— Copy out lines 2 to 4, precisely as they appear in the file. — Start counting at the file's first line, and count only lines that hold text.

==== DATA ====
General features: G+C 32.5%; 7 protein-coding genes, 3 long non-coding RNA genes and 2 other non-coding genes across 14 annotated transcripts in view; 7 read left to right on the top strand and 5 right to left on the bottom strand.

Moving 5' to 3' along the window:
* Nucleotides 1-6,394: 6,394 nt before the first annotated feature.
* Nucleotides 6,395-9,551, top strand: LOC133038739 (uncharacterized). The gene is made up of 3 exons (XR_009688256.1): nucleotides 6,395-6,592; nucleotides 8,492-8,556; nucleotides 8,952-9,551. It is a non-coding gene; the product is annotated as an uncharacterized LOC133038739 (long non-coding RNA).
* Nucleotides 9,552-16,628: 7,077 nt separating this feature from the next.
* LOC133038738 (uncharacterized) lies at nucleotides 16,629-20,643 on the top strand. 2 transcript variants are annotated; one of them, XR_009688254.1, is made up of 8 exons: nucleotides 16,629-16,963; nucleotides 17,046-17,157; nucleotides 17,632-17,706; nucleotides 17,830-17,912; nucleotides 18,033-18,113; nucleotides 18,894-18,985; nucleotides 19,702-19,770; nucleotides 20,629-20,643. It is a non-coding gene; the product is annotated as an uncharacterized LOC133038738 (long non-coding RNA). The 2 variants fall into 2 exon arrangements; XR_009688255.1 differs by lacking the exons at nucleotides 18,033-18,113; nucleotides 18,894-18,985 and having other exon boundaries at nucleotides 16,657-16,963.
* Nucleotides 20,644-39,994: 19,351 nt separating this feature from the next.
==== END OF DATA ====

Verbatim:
Moving 5' to 3' along the window:
* Nucleotides 1-6,394: 6,394 nt before the first annotated feature.
* Nucleotides 6,395-9,551, top strand: LOC133038739 (uncharacterized). The gene is made up of 3 exons (XR_009688256.1): nucleotides 6,395-6,592; nucleotides 8,492-8,556; nucleotides 8,952-9,551. It is a non-coding gene; the product is annotated as an uncharacterized LOC133038739 (long non-coding RNA).